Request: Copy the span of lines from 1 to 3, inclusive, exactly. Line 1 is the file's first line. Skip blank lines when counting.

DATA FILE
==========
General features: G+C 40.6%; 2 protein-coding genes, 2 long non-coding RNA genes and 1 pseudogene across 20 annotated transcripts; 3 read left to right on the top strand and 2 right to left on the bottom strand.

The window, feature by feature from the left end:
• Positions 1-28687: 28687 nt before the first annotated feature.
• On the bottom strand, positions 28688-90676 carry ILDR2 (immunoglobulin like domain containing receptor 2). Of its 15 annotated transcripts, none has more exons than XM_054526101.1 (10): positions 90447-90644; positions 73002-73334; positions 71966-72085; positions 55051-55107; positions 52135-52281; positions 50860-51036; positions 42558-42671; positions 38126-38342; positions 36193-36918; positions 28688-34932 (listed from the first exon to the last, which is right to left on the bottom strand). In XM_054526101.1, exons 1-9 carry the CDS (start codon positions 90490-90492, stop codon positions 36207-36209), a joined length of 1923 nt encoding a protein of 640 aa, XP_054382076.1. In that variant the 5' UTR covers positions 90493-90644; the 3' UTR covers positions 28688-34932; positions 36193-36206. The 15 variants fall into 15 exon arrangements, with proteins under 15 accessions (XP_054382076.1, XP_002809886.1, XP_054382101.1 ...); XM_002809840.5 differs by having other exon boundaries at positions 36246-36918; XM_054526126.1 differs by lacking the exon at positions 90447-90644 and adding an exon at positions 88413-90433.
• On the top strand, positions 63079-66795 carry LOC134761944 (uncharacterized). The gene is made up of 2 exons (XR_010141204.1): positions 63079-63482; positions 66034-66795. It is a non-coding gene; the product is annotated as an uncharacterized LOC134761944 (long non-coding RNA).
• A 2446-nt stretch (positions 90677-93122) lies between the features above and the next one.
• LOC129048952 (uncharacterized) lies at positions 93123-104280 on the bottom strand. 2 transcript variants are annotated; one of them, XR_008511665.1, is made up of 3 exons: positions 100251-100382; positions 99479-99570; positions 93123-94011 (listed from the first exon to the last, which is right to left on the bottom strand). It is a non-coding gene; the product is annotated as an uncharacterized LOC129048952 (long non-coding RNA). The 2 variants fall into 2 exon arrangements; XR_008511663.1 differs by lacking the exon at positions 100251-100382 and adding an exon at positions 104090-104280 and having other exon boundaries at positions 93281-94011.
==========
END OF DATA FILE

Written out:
General features: G+C 40.6%; 2 protein-coding genes, 2 long non-coding RNA genes and 1 pseudogene across 20 annotated transcripts; 3 read left to right on the top strand and 2 right to left on the bottom strand.

The window, feature by feature from the left end:
• Positions 1-28687: 28687 nt before the first annotated feature.